Column 60 (or pica) is where you put the camera start of scene or end of scene instructions like CUT TO:, DISSOLVE TO:, and FADE IN/ OUT:. When a character is speaking but not shown on the screen, we call this a “voice-over” or (VO). After the character’s name, we place the (VO) indicator as in ROGER (VO), meaning that Roger is speaking off-camera. Stage directions are always in parentheses, like “(crying),” “(laughing),” and “(looking at the book).”
The cover page should begin with the script’s name one-third to halfway down the page and centered followed by (on the next line) the word “by” or “written by” (again centered) and then the author’s name centered. Then, on the bottom right side of the cover page should be the author’s or his representative’s name (on the first line) and address (on the second line), their city, state, and zip code (next line), followed by a line with their phone number and another line with their fax number. On the left side of the cover page at the bottom should be the copyright notice (example “Copyright 2002 Roger E. Pedersen”).
The entire script should be typed on white paper that is 8.5 inches by 11 inches (20 pound weight) with 1-inch margins all around. You begin the first page of your script (using Courier 12 type) with the film’s (or game’s) title placed seven lines down from the top of the page and typed in all capitals, underlined, and centered on the line. Then five lines below the title (on line 12 from the top of the page) type “FADE IN:.” Then two lines down from that (on line 14) write your first scene.
Remember to always check your spelling and punctuation (especially since today’s word processors have spell-checking features). A script should be bound in a plain card stock cover secured by two or three brass brads.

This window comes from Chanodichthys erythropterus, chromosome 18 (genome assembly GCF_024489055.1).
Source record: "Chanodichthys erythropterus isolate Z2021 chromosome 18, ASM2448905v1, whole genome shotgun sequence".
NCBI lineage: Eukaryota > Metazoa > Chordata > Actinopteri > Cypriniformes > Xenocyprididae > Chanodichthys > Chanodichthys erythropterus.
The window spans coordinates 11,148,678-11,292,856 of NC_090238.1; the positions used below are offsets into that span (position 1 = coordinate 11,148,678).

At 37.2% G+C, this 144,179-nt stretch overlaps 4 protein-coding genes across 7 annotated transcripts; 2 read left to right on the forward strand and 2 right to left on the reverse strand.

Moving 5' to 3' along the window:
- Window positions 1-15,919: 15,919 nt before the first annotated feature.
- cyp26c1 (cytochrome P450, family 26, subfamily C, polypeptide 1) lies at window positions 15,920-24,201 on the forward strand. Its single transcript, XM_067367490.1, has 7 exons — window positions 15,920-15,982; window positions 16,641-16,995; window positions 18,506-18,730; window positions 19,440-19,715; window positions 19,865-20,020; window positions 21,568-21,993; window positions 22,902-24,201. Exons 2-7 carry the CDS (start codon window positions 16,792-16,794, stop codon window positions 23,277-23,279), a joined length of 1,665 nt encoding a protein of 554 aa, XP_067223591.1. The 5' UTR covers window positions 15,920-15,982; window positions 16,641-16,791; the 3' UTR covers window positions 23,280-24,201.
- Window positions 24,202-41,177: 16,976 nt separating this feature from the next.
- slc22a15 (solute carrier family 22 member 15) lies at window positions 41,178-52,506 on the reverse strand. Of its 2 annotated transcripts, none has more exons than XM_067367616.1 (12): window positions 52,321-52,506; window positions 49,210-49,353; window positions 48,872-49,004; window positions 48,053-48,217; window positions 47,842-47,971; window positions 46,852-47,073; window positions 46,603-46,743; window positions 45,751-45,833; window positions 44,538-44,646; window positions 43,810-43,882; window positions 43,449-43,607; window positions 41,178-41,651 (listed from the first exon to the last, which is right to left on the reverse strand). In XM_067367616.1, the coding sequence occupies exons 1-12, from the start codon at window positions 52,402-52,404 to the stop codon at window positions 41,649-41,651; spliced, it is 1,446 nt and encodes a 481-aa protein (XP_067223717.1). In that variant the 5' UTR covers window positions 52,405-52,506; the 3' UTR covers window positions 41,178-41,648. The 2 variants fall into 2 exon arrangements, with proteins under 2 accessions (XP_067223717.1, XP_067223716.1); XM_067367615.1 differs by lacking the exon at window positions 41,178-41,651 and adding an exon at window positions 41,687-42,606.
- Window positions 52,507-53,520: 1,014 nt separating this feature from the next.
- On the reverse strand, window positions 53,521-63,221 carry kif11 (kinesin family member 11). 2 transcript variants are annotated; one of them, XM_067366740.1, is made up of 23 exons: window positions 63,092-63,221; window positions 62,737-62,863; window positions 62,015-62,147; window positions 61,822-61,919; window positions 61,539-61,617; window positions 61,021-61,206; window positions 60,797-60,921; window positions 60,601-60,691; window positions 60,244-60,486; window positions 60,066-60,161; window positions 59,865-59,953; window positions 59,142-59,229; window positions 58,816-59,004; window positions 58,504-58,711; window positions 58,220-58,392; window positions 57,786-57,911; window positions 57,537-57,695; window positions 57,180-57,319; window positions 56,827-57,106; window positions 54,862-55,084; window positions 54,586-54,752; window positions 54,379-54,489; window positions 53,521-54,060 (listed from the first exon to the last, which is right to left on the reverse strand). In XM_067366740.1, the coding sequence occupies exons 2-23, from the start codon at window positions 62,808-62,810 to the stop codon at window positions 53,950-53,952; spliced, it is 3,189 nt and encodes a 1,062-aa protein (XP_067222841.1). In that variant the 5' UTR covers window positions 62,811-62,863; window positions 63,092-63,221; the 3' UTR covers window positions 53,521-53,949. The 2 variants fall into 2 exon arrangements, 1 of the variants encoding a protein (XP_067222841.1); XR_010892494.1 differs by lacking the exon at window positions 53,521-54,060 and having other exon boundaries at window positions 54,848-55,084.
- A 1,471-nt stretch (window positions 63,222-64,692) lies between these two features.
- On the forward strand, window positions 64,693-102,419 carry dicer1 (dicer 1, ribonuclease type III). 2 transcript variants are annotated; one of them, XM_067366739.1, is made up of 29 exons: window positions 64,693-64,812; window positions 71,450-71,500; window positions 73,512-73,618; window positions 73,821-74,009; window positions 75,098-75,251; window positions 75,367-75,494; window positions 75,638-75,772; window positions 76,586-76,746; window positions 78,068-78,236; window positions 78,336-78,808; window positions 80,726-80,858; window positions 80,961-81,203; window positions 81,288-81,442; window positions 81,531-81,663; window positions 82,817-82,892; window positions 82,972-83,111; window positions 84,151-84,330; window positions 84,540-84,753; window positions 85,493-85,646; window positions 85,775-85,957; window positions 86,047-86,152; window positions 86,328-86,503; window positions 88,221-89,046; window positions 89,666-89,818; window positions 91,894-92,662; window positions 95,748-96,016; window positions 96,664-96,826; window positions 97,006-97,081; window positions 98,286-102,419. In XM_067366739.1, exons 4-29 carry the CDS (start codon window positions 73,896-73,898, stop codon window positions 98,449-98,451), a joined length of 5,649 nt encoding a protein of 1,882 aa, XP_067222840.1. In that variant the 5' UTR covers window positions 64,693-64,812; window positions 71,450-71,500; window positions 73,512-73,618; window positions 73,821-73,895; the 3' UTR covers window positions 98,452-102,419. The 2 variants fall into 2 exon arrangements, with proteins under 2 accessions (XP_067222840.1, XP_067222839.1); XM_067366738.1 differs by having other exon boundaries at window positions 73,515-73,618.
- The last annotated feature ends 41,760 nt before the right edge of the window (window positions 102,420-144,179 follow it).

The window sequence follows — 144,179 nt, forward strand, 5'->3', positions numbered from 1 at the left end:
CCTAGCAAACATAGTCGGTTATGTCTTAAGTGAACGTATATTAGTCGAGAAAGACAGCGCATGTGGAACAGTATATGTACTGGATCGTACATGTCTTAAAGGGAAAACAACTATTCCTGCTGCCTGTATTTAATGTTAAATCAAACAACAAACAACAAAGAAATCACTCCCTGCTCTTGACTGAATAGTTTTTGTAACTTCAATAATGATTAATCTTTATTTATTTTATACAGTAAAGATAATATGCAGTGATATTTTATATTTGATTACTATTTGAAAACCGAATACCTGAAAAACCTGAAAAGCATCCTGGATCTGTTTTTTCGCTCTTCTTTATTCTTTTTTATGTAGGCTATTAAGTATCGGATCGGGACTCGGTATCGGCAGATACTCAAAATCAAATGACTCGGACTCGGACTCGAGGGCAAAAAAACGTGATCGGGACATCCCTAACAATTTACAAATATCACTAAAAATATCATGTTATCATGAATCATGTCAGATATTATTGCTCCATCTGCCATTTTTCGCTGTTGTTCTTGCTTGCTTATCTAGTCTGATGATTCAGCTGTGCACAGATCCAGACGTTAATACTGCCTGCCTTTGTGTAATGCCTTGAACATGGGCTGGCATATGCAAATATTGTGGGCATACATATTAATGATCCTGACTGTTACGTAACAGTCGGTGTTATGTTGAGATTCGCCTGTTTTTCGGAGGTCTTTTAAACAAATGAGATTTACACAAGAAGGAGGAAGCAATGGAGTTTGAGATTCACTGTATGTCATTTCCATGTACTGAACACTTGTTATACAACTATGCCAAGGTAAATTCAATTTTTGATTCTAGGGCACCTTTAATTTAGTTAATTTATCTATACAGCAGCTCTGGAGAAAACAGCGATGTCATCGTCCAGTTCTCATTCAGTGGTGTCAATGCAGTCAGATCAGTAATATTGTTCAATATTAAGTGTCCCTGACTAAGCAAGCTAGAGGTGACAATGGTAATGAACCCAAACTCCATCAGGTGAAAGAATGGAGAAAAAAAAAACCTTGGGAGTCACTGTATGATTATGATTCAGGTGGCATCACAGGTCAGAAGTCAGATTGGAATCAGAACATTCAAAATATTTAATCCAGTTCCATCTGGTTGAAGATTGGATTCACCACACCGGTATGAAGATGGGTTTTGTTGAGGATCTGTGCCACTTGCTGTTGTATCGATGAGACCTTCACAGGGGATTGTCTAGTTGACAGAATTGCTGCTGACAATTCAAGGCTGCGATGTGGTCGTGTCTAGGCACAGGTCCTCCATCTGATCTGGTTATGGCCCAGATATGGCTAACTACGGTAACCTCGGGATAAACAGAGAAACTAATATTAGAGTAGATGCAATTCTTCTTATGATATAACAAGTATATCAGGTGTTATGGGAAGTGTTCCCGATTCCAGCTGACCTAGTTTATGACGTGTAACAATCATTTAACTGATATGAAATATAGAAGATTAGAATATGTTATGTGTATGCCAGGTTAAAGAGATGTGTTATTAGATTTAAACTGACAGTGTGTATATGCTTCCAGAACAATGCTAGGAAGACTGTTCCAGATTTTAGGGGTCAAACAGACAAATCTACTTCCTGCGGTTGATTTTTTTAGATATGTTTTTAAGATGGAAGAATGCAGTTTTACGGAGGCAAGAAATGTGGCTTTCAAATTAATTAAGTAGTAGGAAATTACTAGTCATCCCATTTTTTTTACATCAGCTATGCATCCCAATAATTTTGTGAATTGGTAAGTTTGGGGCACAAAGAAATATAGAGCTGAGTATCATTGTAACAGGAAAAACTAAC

0000000001111111111222222222233333333334444444444555555555566666666667 1234567890123456789012345678901234567890123456789012345678901234567890 --------------------------------TOP OF PAGE---------------------- 1 2 3 4 5 6 7 GAME DESIGN FOUNDATIONS 8 9 10 11 12 FADE IN: 13 14 SCENE 1:
The script has several important items that are used, such as the name of the character, the character’s dialogue, the dialogue directions, and the page number.
The CHARACTER NAME is always in all capitals and starts on the 40th space or pica. The dialogue starts on the 30th space or pica and ends on the 60th space or pica. The dialogue directions begin on the 35th space or pica. The page number begins on the 75th space or pica and is two lines from the top. All SOUND EFFECTS are in all capitals.
000000000111111111122222222223333333333444444444455555555556 123456789012345678901234567890123456789012345678901234567890 (Roger walks in the room tired.) ROGER What a busy and tiring day! Let's see what I received in the mail today.